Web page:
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Uncanny X-Force #35 – Review

Rick Remender (story), Phil Noto (Artist) and Frank Martin Jr. (colorist)

*Spoiler Alert.*

The story: After all that X-Force had to deal with during the Final Execution arc, the team disbands and searches for answers among other things.

The Review: Uncanny X-Force, for many, has been a revelation. A story that had a concept straight out of the 90’s with popular characters like Wolverine, Deadpool and Psylocke, written by a writer that had done few work for Marvel before. It could have been the recipe for catastrophe, full of self-indulgence and lame action, but it became something big, something with true quality to it. Over time, it had offered us some great character development along with amazing action scenes, turning this title into a true delight with each issue. Now, the final issue has hit home.

After the big and tragic events of issue 34, we get the big downtime issue where we can see how everyone reacts to what they faced during the Final Execution arc. Each character gets their moment to shine, seeing how all these adventures as part of X-Force has changed them, some not necessarily for the better. Most of these moments hit the right note, but the best one to me is without a doubt the Deadpool moment. The conversation he has with Evan is nothing short of touching, seeing how even a killer like him can be a hero in the eyes of a teenage boy. Their interaction is full of earnest development from both characters, making me wish other writers could take advantage of this in future titles featuring the merc with a mouth.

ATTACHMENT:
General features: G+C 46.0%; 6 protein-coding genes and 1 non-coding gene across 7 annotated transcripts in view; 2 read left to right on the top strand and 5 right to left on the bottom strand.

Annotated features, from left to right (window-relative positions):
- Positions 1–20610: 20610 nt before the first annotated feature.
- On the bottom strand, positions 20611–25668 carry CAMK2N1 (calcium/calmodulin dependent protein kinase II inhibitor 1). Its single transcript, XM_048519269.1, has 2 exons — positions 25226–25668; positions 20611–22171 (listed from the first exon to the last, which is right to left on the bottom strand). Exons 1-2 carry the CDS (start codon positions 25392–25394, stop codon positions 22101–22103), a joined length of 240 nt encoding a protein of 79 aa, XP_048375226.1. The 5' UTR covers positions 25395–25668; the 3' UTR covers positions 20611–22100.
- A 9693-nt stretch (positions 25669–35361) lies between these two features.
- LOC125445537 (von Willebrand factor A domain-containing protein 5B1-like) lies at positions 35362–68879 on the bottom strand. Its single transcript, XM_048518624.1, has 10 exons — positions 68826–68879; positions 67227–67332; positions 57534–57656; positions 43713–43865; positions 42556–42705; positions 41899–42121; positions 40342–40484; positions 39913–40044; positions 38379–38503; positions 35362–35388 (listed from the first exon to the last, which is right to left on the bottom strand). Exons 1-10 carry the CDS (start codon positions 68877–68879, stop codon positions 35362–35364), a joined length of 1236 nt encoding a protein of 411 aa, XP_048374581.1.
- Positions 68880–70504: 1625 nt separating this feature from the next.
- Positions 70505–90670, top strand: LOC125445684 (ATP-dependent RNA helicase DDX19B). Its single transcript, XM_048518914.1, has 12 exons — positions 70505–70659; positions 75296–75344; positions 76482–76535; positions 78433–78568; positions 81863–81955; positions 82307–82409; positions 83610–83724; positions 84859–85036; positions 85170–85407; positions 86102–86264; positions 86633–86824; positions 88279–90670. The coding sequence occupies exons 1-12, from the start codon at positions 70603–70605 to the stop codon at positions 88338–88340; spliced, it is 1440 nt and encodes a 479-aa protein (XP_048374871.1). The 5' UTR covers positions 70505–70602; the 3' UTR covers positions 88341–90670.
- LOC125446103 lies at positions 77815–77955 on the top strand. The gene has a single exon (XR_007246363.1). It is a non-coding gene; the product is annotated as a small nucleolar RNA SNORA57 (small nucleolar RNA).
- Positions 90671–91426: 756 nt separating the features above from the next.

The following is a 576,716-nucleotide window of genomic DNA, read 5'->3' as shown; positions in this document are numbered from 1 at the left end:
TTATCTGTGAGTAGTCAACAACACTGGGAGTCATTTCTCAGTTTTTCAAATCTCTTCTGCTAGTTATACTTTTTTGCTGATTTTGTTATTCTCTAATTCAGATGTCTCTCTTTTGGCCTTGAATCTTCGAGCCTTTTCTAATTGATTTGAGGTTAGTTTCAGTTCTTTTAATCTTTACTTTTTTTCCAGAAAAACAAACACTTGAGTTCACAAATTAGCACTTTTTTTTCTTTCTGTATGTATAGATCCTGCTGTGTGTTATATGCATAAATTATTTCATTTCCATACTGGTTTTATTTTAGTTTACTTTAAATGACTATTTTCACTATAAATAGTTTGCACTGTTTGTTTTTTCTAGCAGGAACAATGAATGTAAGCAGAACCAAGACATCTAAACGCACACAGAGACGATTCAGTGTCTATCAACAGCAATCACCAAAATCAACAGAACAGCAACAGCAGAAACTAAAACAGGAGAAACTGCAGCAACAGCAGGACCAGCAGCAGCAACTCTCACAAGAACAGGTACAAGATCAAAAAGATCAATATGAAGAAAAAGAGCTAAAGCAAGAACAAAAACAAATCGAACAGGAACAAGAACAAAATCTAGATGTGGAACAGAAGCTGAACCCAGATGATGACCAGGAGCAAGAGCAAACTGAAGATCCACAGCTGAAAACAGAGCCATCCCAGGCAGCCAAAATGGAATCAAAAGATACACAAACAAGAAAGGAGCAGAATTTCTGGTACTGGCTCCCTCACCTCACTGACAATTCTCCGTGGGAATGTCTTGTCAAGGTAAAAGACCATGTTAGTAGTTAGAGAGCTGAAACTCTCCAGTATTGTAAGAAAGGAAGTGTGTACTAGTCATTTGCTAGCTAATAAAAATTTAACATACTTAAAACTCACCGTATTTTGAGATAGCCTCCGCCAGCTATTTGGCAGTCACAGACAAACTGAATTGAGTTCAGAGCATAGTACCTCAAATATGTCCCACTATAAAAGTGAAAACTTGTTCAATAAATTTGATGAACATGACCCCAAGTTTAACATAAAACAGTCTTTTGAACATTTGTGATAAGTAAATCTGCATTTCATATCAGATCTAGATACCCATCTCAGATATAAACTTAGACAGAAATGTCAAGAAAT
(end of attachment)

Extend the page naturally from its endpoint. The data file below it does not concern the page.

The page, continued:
Another good moment in the issue would be the one where the team meets up for one last time to see each other again, as they have something that needs to be shown to Psylocke. What happens then is something that is a little bit predictable, yet the way it’s done is ripe with potential for future stories starring that character. With the team officially disbanded right after the revelation that Fantomex is now back, we get a single moment with two characters that have truly marked this series, Psylocke and Fantomex.

By finishing the series and this issue like this, Remender gives us an ending that makes a ton of sense and that is surprisingly subversive of the one morale of this bloody tale of proactive violence. It is a joy of an ending, yet it still leaves thing open enough so that the next writer can make something out of it. Let’s just say that Sam Humphries will have to really impress us readers if he hopes to get to Rick Remender level on that title.

This series, along with the clever and amazing writing and plots, usually was a visual joy, granting us some great work from Jerome Opena, Esad Ribic and Rafael Alburquerque among others. Phil Noto, with his work on this issue and a good chunk of the Final Execution saga, can proudly stand among them, having done wonders in this issue and the title overall. While this particular issue is mostly people talking, he draws very vivid facial expressions, making us even more invested in what the characters are saying, pinpointing their very emotions with panache.

The Conclusion
: A very solid ending for an amazing series. Full of emotions and clever development for its characters, this is the ending it deserves.

Grade: A

-Hugo Robberts Larivière

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